The chart below illustrates the acceleration in plan designs with accumulators and maximizers. The data come from MMIT’s 2020 survey of 50 managed care plans with 127.5 million covered lives. Click here to contact MMIT if you would like to purchase the full report. We relied on MMIT’s data for our 2018 analysis . (The company was then known as Zitter Health Insights.)

[Click to Enlarge]

An important caveat: These figures show the share of covered lives in plans that have accumulators and maximizers as part of the benefit design. However, individual plan sponsors can choose not to implement them, so the actual share of lives could be lower than the figures shown above.

Observations and interesting tidbits from MMIT’s survey:
  • For 2020, 68% of commercially insured beneficiaries are enrolled in plans with copay accumulators, while 56% are enrolled in plans with maximizers. That’s a significant increase from the 2018 figures.
  • Plans project that by next year, nearly 8 out of 10 beneficiaries will have either option as part of the pharmacy benefit design. Note that availability of these options is expected to equalize, reflecting the rapid adoption of maximizers.
  • Accumulator and maximizer programs generally apply to any drug with a manufacturer copay support program, regardless of therapeutic area. What’s more, more than half of covered lives have accumulator and maximizers that apply to both specialty and non-specialty products. (The remainder limit the use to specialty drugs—for now.)
  • Plans attempt to detect when a patent is using copay support. Tactics include: requiring network pharmacies to submit copay program information; analyzing claims data; and mandating that prescriptions are dispensed only by the PBM-owned specialty pharmacy.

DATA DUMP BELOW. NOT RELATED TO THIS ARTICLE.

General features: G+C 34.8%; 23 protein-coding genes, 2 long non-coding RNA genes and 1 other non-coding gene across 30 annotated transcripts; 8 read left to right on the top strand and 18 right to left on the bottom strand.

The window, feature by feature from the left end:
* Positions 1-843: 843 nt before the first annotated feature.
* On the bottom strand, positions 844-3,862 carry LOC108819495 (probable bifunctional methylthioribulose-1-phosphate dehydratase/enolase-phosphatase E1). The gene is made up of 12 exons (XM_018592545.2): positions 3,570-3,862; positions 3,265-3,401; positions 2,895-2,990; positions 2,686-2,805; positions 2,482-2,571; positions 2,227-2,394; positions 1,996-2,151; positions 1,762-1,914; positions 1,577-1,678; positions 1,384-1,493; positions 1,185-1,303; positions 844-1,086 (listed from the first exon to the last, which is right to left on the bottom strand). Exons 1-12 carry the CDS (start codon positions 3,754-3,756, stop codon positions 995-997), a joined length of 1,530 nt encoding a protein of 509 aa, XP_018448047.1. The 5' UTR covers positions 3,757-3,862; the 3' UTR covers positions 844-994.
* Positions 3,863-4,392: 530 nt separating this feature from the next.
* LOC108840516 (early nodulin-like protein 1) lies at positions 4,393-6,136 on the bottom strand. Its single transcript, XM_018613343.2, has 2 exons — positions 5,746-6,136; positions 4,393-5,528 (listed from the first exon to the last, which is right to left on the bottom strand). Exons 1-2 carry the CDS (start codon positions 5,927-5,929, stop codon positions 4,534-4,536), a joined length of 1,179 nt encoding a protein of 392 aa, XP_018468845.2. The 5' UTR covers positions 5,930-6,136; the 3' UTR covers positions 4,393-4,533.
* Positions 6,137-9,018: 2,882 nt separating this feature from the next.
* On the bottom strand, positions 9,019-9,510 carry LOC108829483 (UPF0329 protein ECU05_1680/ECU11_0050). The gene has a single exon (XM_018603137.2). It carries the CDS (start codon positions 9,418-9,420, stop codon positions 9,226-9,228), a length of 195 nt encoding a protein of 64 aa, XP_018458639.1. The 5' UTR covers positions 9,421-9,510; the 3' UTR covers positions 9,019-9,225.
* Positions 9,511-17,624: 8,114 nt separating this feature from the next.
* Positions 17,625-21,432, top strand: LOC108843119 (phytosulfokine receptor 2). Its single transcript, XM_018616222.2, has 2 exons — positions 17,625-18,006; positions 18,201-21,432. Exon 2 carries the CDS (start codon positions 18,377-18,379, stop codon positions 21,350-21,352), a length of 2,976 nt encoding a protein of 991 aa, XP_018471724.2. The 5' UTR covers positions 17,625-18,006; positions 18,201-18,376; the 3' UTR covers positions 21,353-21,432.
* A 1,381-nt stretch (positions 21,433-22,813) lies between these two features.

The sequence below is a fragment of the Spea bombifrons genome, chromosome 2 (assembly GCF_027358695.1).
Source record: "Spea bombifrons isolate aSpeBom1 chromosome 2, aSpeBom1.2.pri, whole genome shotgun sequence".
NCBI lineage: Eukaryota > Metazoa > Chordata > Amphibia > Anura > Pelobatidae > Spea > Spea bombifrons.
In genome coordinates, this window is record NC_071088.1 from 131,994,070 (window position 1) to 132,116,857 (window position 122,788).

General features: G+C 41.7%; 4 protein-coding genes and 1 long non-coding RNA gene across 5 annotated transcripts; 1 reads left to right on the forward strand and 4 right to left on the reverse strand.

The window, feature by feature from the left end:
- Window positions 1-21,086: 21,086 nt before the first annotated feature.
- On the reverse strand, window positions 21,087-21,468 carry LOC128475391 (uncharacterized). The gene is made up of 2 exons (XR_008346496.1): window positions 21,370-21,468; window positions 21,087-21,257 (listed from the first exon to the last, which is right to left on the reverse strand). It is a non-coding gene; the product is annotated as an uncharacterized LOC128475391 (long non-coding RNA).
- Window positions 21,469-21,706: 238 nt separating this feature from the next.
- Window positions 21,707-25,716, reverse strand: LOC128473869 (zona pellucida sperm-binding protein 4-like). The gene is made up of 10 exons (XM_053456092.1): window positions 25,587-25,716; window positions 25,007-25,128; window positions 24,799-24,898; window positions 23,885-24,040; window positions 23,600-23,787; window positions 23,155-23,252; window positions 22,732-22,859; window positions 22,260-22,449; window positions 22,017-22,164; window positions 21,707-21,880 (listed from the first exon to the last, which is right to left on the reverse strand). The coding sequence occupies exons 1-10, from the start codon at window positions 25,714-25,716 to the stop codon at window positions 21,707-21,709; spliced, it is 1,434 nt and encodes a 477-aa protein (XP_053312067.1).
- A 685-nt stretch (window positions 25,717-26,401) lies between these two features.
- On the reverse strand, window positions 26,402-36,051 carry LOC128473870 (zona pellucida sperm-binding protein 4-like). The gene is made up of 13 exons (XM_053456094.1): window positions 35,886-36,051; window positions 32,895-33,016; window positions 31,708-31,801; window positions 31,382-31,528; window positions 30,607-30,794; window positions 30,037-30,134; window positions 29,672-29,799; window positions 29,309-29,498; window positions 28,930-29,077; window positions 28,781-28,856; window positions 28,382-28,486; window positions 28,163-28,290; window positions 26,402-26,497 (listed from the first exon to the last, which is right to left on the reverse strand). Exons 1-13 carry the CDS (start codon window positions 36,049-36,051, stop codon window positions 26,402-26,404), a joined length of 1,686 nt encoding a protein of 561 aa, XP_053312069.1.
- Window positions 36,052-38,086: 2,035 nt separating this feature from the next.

• So far, plans are not able to track manufacturer-provided debit cards and direct-to-patient reimbursement. However, most plans expect to do so in the future.


Most of the drugs subject to accumulators are single-source therapies with no equivalent generic version or therapeutic alternative. Patients don’t decide to forgo cancer or HIV treatment because they now have a “consumer-oriented” incentive. More likely, they will just stop filling their specialty drug prescriptions. Maximizer programs solve this adherence challenge, but they can have ruinous copay obligations for the patient.

Consequently, patient groups and provider organizations have started lobbying against accumulators and maximizers. So far, four states—Arizona, Illinois, Virginia, and West Virginia—have passed laws that ban or restrict the use of accumulators in individual and small group healthcare plans. However, states do not have the authority to ban accumulators in self-insured plans, which account for the majority of commercial insurance.

Recent actions suggest that the debate is intensifying: As I warned in 2018, this entire situation combines many of the worst aspects of our crazy drug channel system:
  • Unreasonable out-of-pocket costs for patients
  • High list prices for specialized therapies
  • Manufacturer copay programs that are required to offset unfair benefit designs
  • Hidden rebates retained by plan sponsors
  • Patient support funds that are absorbed by intermediaries
  • Opaque benefit designs and unexpected costs (per Anndi McAfee’s experiences)
Sadly, these unhealthy dynamics often shortchange patients with serious medical conditions and add troubling complexity to the U.S. drug channel.